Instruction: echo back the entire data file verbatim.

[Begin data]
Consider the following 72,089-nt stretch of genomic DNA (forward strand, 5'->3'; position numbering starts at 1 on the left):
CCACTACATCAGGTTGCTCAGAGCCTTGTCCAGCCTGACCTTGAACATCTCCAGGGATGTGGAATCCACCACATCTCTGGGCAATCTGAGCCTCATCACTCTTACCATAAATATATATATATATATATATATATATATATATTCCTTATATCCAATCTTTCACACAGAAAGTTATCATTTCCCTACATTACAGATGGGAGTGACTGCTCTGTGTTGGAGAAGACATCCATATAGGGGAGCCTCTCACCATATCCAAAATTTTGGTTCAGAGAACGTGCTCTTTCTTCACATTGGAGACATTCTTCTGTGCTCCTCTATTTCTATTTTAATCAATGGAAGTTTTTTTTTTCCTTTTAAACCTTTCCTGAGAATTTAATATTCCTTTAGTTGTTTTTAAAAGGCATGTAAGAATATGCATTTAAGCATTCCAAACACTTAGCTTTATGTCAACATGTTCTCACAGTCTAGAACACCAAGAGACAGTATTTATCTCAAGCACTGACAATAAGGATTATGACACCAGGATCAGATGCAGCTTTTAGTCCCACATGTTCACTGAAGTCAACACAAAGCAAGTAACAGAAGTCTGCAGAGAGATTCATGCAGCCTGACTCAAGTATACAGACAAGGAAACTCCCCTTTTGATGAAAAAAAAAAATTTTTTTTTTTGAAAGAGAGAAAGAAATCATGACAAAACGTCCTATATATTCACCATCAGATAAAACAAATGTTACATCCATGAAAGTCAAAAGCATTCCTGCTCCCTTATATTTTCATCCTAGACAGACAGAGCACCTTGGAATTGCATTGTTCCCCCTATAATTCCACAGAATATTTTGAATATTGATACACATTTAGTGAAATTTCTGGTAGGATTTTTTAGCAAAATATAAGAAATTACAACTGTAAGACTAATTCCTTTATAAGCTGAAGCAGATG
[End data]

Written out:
Consider the following 72,089-nt stretch of genomic DNA (forward strand, 5'->3'; position numbering starts at 1 on the left):
CCACTACATCAGGTTGCTCAGAGCCTTGTCCAGCCTGACCTTGAACATCTCCAGGGATGTGGAATCCACCACATCTCTGGGCAATCTGAGCCTCATCACTCTTACCATAAATATATATATATATATATATATATATATATATTCCTTATATCCAATCTTTCACACAGAAAGTTATCATTTCCCTACATTACAGATGGGAGTGACTGCTCTGTGTTGGAGAAGACATCCATATAGGGGAGCCTCTCACCATATCCAAAATTTTGGTTCAGAGAACGTGCTCTTTCTTCACATTGGAGACATTCTTCTGTGCTCCTCTATTTCTATTTTAATCAATGGAAGTTTTTTTTTTCCTTTTAAACCTTTCCTGAGAATTTAATATTCCTTTAGTTGTTTTTAAAAGGCATGTAAGAATATGCATTTAAGCATTCCAAACACTTAGCTTTATGTCAACATGTTCTCACAGTCTAGAACACCAAGAGACAGTATTTATCTCAAGCACTGACAATAAGGATTATGACACCAGGATCAGATGCAGCTTTTAGTCCCACATGTTCACTGAAGTCAACACAAAGCAAGTAACAGAAGTCTGCAGAGAGATTCATGCAGCCTGACTCAAGTATACAGACAAGGAAACTCCCCTTTTGATGAAAAAAAAAAATTTTTTTTTTTGAAAGAGAGAAAGAAATCATGACAAAACGTCCTATATATTCACCATCAGATAAAACAAATGTTACATCCATGAAAGTCAAAAGCATTCCTGCTCCCTTATATTTTCATCCTAGACAGACAGAGCACCTTGGAATTGCATTGTTCCCCCTATAATTCCACAGAATATTTTGAATATTGATACACATTTAGTGAAATTTCTGGTAGGATTTTTTAGCAAAATATAAGAAATTACAACTGTAAGACTAATTCCTTTATAAGCTGAAGCAGATG